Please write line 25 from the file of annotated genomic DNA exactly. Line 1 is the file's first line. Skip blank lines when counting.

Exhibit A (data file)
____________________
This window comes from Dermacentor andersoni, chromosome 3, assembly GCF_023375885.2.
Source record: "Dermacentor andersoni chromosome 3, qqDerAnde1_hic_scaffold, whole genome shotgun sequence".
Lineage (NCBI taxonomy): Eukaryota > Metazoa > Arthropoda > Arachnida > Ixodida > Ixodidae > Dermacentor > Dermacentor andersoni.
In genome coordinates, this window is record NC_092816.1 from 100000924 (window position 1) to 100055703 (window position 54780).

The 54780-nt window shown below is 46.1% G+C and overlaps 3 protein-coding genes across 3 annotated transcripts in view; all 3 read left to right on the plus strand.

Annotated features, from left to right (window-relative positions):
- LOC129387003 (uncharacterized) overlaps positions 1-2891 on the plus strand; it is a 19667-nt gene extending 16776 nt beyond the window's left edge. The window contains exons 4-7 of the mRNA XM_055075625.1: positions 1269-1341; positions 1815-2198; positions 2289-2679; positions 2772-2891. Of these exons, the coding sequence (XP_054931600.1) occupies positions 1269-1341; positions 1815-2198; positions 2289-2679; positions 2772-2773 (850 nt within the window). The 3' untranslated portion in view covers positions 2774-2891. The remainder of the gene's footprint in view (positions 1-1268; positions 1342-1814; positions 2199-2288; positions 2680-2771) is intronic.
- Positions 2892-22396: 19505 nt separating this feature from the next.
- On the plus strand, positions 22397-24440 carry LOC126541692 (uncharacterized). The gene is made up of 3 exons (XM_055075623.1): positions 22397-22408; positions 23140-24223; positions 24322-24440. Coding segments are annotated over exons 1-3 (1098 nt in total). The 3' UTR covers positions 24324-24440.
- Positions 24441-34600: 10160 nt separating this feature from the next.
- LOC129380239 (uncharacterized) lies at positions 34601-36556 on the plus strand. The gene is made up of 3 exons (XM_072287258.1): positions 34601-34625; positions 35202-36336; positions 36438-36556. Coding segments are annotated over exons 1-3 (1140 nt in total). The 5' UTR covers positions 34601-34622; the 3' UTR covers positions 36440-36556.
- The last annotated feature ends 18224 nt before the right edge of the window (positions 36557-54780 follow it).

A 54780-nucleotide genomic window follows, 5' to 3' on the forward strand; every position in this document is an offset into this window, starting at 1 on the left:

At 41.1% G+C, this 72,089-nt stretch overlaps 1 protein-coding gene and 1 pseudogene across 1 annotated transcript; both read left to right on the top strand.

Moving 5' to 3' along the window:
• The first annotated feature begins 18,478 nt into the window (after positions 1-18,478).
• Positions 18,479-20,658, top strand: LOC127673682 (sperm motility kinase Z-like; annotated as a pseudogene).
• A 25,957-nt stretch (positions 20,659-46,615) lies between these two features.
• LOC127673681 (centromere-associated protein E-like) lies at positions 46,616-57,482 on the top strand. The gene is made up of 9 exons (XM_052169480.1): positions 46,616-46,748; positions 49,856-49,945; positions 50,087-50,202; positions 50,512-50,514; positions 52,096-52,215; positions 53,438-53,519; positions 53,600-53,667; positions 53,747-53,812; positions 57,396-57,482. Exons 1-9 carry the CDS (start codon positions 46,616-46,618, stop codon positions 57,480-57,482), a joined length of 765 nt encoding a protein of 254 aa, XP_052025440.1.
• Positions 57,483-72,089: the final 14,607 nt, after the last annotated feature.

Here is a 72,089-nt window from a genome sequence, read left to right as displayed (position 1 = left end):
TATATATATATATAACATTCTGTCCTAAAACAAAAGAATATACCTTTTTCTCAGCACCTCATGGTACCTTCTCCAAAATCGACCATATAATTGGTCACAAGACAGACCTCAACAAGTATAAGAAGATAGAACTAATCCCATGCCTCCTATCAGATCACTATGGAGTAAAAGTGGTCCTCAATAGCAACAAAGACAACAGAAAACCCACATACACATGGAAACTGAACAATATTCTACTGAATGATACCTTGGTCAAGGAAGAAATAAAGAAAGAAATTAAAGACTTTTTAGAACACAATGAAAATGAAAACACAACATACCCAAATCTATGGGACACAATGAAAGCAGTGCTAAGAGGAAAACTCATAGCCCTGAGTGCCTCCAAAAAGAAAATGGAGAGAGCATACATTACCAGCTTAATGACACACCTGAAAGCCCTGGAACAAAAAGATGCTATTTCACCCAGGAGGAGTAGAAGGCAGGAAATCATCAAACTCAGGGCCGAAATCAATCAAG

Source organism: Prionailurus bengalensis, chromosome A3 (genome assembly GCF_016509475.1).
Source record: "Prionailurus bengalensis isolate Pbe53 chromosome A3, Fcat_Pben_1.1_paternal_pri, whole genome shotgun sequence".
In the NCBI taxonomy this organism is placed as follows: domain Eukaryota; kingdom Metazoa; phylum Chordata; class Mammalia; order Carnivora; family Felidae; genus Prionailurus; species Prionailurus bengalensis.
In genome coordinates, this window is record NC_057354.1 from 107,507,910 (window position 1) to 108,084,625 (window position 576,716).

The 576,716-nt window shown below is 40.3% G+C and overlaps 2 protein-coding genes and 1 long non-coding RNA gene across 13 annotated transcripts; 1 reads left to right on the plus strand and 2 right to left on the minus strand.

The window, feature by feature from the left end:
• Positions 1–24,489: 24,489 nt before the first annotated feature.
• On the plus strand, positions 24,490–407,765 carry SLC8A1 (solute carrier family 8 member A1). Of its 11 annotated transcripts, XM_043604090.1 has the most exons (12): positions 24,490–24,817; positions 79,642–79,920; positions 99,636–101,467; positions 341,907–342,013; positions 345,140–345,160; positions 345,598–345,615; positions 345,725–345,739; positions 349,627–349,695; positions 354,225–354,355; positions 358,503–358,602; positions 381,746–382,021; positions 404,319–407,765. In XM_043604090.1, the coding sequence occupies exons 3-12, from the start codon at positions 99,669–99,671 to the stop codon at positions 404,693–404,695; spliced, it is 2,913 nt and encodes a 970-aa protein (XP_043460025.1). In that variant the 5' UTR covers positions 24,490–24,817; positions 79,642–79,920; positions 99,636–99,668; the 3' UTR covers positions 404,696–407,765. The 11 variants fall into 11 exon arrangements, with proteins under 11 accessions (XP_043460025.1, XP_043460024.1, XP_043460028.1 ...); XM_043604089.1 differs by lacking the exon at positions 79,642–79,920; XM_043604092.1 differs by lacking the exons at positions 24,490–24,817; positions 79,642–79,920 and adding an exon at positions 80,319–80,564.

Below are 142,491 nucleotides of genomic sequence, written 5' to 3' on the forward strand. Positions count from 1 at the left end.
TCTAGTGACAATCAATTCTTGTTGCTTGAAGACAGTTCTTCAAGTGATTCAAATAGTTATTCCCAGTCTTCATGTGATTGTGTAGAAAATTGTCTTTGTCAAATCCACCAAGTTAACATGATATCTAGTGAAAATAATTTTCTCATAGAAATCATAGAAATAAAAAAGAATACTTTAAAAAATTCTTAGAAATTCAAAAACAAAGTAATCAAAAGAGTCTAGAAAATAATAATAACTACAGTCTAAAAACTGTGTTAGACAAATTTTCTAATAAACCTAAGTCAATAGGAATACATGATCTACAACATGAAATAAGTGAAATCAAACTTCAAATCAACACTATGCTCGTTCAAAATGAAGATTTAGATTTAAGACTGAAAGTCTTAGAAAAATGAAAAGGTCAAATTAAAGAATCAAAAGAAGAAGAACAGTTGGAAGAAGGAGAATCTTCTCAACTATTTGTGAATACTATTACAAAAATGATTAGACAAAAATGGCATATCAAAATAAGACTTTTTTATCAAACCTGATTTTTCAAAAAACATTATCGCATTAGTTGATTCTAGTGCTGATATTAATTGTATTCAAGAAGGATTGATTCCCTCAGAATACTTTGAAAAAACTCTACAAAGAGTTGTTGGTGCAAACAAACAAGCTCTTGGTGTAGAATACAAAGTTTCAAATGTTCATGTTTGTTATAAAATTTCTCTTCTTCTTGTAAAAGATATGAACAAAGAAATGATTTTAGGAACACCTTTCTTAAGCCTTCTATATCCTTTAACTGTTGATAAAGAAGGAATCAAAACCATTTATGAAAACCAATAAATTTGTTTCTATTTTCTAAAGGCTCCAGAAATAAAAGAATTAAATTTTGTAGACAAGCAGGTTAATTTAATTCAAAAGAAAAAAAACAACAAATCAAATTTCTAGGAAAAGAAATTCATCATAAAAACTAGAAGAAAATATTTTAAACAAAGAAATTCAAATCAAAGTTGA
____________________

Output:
In the NCBI taxonomy this organism is placed as follows: domain Eukaryota; kingdom Metazoa; phylum Chordata; class Mammalia; order Carnivora; family Felidae; genus Prionailurus; species Prionailurus bengalensis.